The supermarket has outlined new plans to shift focus to sustainability, value products, increasing customer loyalty and online shopping.
In its 2020/2021 end-of-year financial summary, Tesco has reported exceptionally strong sales during the pandemic year, but revealed that profits took a hit due to £892m of COVID-19 related costs.
The retailer saw group sales increase by 7.1% to £53.4bn when compared with the previous year, which helped it to grow UK market share by 0.2%, for the first time since 2016.
COVID-related costs included £58m spent on safety equipment, £369m on staffing and £173m on bonuses for frontline colleagues.
Going forward, the supermarket plans to focus on improving sustainability and driving custom through its value offering and online platform.
To date, Tesco has reduced its GHG emissions by 54% compared to its 2015 baseline. It has been the first European retailer to report against the sustainability accounting standards board. It has also brought forward its UK emissions commitment and has pledged to be net zero by 2035, which is 15 years ahead of its original target.
Tesco has said that it understands it must help suppliers to reduce emissions. The retailer has pledged that it will reduce its agricultural emissions by 15% by 2030, stating that reductions can be made through improvements in efficiency and innovation.
It is collaborating on technologies that will reduce emissions from the largest areas, such as low-carbon fertilisers, methane-reducing feeds and alternative feed types, such as protein from insects.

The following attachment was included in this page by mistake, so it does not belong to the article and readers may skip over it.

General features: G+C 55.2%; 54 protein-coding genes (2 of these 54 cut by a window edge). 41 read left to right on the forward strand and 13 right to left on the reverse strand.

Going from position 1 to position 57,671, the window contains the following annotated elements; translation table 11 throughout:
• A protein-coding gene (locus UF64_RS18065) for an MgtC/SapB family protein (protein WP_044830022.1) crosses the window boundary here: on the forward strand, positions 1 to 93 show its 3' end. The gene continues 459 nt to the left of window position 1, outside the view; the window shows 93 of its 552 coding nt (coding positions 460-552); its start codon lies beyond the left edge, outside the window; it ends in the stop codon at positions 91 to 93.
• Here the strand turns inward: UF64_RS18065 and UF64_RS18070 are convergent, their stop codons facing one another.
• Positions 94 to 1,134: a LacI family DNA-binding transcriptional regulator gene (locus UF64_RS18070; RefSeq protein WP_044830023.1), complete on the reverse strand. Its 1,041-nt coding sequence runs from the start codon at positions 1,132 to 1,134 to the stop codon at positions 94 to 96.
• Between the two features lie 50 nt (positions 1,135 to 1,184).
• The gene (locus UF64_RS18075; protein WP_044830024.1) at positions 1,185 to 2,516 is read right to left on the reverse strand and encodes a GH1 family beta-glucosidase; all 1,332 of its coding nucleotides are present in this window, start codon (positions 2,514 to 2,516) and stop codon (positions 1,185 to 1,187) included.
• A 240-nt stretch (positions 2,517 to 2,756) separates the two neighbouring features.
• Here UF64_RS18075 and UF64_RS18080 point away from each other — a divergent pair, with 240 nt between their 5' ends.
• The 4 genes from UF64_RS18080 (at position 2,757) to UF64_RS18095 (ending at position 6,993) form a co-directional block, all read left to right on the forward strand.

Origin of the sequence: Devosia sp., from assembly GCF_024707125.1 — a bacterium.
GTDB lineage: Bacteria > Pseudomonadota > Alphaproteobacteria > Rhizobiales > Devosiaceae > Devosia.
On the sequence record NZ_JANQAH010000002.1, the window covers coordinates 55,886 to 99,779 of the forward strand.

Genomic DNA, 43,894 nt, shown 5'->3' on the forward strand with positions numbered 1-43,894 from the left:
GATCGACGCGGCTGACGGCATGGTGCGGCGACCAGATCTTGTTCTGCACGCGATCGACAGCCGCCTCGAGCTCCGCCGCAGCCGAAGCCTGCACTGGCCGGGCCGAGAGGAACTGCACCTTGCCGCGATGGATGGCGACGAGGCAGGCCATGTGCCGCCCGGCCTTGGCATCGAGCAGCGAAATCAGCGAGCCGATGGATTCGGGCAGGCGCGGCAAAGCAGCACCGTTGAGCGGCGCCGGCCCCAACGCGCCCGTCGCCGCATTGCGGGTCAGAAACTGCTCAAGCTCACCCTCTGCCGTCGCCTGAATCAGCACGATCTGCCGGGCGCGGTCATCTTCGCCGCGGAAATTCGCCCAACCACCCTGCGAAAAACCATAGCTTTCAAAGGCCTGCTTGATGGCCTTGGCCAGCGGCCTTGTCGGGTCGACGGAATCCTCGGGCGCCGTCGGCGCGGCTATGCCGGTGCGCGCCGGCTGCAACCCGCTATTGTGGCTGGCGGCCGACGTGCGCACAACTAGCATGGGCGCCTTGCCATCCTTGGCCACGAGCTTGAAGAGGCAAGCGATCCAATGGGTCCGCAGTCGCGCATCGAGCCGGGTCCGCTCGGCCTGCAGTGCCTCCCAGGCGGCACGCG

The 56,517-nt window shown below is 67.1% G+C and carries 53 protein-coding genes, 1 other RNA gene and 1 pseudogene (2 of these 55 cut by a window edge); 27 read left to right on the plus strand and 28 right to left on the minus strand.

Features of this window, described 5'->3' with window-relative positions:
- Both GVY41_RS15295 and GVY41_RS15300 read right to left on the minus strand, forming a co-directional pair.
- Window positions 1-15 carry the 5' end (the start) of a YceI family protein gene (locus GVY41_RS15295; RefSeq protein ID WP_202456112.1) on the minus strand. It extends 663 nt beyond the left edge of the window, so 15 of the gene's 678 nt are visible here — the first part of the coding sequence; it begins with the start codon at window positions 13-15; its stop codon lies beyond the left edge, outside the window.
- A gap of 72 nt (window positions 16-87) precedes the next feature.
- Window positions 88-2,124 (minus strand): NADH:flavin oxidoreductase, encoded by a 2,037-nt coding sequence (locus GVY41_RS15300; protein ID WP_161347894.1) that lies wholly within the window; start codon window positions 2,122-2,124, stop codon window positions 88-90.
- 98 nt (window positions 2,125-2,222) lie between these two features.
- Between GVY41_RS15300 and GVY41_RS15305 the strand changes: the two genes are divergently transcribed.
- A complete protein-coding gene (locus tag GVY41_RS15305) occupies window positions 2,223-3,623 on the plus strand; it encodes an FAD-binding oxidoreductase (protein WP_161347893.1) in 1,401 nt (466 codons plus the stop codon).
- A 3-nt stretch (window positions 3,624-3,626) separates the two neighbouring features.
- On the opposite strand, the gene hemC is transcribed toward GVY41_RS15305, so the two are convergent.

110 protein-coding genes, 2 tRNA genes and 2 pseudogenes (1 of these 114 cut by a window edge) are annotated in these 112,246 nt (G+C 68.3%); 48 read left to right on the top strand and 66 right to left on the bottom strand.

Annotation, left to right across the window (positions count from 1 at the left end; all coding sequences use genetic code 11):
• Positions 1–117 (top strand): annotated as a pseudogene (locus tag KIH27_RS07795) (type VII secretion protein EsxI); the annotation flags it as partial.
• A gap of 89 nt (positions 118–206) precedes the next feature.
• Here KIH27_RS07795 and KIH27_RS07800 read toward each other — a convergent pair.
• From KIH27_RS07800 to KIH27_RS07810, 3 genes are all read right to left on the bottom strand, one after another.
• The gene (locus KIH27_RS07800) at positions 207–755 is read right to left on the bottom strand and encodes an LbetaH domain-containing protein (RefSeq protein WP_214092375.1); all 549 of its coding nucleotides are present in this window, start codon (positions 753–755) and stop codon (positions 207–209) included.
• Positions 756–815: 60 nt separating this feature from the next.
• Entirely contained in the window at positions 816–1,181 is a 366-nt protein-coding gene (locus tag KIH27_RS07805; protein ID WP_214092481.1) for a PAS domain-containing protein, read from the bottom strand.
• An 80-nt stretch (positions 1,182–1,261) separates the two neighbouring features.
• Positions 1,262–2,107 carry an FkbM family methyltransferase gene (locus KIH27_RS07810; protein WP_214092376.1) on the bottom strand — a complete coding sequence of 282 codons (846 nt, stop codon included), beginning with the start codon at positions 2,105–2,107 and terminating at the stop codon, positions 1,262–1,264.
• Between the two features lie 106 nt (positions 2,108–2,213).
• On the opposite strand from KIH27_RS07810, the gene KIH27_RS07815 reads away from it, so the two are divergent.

The retailer has also worked with suppliers to remove 1 billion items of plastic from its supply chains and UK business.
It has also worked to reduce the amount of food waste that is created from its business by redistributing 82% of surplus food, which it says is a 5% year-on-year increase.
Tesco CEO Ken Murphy said:
“Sustainability is now an integral part of our business strategy and we’re doubling down on our efforts to reach net zero.”
Further information featured in the latest Tesco report included:
- The future of the food shop - online
In the past year, online became a fast-growing section of Tesco’s business, with the pandemic and governments stay-at-home message.
The retailer responded to the stay-at-home message by doubling slot availability, meaning there are now 1.5 million delivery slots available each week. This has helped Tesco to grow online sales by 77%, reaching £6.3bn.
The company's Click and Collect service equates to 25% of online sales, which is an 11% increase since March 2020.
- Improving customer loyalty
Tesco has worked on improving and increasing everyday low prices for shoppers through price match and Clubcard price schemes. The Clubcard price scheme is a price reduction on select products for shoppers who have a Tesco Clubcard; those who do not have a Clubcard scanned at the till have to pay full price for the item.